If we were to need more resource, we would have to have a difficult conversation with ministers about whether they could fund us better to do this work and, if not, what they would like us to drop and to stop doing in future if they want us to work this through to whatever arbitrary deadline is picked in the bill.
We concur with everybody’s view that the idea of an arbitrary deadline would be suboptimal, to put it politely.
I go back to what I said in my opening comments about the context that we find ourselves in. As a trade association, we are under a lot of resource pressure and our members are under a lot of pressure because the past few years have been really difficult as a result of Covid, on-going EU exit and now what I would term the cost of production crisis for our members and everybody in the supply chain. Industry is dealing with a lot at the moment, and added business uncertainty and the increased resources that would be required in this area would not be welcomed.
As I said previously, we want there to be more of an—I do not want to use the phrase “ad hoc process”—on-going review of EU retained legislation so that we can take the approach of prioritising what needs to be looked at first by industry.
Realistically—to go back to the question that Mark Ruskell posed about stakeholder engagement—it is pretty obvious that, with the current 13-month deadline, it is not possible to have meaningful stakeholder engagement. Many of us have been involved with the agriculture bill consultation and the previous iterations of that. The fact that there has been stakeholder engagement on that for at least a four-year period gives you a bit of context.
Dates are arbitrary and what is more important is that we have a process of careful policy analysis and working out the priorities in terms of where we want and need to change. We have been doing some of that work in our organisation for some time before the introduction of the bill in order to see what parts of the EU body of fisheries management we would like to be changed. We need a commitment from Government to moving away from the common fisheries policy and to seeing that process continue.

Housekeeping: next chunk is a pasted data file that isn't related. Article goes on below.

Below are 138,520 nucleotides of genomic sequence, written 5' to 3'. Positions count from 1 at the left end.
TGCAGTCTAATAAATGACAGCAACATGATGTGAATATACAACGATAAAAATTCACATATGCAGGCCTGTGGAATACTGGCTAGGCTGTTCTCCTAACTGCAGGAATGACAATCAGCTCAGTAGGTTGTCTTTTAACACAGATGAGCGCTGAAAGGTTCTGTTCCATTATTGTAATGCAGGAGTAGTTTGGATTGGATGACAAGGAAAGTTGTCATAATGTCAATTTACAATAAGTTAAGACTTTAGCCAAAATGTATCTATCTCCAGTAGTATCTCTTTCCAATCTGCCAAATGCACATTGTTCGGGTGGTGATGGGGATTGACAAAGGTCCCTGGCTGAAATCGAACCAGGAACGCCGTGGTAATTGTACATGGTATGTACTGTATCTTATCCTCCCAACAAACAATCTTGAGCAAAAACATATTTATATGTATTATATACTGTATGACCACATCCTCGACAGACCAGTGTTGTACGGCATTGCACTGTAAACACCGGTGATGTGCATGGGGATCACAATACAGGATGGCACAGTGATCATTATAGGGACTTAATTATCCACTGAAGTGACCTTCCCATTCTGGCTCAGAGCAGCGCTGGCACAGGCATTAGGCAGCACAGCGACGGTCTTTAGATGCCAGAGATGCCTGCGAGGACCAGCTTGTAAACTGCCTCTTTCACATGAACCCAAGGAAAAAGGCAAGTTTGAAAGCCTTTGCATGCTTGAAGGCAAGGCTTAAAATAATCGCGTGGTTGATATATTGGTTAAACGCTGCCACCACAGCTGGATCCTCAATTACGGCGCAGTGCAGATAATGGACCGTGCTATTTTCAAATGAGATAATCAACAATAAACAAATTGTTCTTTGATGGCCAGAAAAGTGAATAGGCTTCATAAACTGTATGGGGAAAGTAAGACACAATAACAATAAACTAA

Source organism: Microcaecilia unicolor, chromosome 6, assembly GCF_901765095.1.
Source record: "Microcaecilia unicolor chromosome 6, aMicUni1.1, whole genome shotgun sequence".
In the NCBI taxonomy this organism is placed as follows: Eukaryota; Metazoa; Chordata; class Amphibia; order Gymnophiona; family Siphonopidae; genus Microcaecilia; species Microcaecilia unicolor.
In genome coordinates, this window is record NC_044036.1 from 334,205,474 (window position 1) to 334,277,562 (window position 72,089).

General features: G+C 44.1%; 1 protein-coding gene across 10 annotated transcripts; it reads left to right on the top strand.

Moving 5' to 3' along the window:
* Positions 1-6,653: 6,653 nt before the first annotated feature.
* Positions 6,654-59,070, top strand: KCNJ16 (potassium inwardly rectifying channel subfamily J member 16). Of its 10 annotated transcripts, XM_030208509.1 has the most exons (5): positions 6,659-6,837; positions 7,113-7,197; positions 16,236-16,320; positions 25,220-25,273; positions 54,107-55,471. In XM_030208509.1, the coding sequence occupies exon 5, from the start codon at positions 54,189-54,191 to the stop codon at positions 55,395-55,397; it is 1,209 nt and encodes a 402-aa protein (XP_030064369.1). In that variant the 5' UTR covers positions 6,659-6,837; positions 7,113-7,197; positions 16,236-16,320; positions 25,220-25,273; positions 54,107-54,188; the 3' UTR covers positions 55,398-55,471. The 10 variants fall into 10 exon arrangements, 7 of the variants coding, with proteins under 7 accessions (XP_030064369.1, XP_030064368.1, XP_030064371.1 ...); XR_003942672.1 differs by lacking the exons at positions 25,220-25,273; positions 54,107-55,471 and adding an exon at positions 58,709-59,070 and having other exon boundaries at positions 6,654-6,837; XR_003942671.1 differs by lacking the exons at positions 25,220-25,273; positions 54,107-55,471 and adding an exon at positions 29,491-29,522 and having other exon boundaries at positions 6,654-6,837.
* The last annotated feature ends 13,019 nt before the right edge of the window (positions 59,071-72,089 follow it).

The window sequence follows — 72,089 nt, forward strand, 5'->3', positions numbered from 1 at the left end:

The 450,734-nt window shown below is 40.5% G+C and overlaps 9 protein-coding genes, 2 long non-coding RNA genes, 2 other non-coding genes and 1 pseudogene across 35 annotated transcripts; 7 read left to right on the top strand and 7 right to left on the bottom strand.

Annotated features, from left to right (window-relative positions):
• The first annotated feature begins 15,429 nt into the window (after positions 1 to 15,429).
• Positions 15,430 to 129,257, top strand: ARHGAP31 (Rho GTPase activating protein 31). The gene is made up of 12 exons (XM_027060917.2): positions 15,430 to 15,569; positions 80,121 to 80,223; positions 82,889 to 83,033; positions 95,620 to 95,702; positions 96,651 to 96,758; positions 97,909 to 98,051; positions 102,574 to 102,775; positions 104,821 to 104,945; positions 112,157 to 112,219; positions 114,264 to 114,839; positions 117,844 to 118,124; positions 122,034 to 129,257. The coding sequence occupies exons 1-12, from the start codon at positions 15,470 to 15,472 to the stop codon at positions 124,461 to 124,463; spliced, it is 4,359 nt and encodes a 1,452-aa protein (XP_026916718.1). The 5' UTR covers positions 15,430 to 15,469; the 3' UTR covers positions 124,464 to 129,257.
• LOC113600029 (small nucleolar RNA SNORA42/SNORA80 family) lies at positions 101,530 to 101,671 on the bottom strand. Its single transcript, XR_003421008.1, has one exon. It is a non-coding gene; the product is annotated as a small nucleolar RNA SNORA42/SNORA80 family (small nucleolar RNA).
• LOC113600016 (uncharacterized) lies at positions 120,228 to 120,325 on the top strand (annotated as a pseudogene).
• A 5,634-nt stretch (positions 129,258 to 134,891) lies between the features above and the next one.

I did not want to give the impression that we had not had any discussion with Government about these issues. We have spoken with DEFRA and other parts of the UK Government, such as the Scotland Office, and with the Scottish Government about the fact that the bill is making its way through Parliament and that there will be implications, but we have not yet had detailed discussions about what that entails.
I echo the point that Jonnie Hall made about BEIS. I sometimes pick up frustration in other parts of the UK Government and a sense that there might need to be more joined-up Government thinking about the consequences of such bills. It is important that there is greater engagement with BEIS about the implications of the bill and the scope for unintended consequences if the process is not done right.
From reading your submissions and listening to you today, it is clear that 2023 would be a massive cliff edge and that 2026 would still be a cliff edge, because it is not that far off.
What do the witnesses think about taking the opposite approach, which I think one of you mentioned, whereby, instead of dumping everything, we keep everything and then decide what we want to get rid of for flexibility? That would be a much more prioritised and much less risky approach, which would give you the opportunity to seek opportunities rather than taking the risk of putting environmental health, human health or animal health at risk as a result of huge uncertainty.
Julie Hesketh-Laird has already addressed that. Does anyone else want to—
We would support that.
That is supported unanimously around the room—or maybe not.
We would have to be mindful of the need not to get into a state of inertia and not to allow domestic policies in other areas to take effort away from giving this matter the attention that it needs. There is good reason, certainly in my area, for why we need divergence, but we must make sure that we get it right. It is more important to get it right than to get it fast, so it has to be done properly. However, we must be mindful of the fact that if we push these things into the long grass, other things come along and get in the way. I offer that caveat.
That is a very important caveat. Reflecting on the evidence about the sheer scale of the number of pieces of legislation that there are to review, that would let stakeholders and advisers prioritise where they want to take the opportunity, rather than face the panic that people will clearly face very shortly.
I think that committee members have exhausted their questions.
I thank everyone for attending. It has been a really interesting and engaging session, and I echo members’ thanks for all the written submissions that you provided as evidence prior to today’s meeting.
The committee will now move into private session.10:43 Meeting continued in private until 10:55.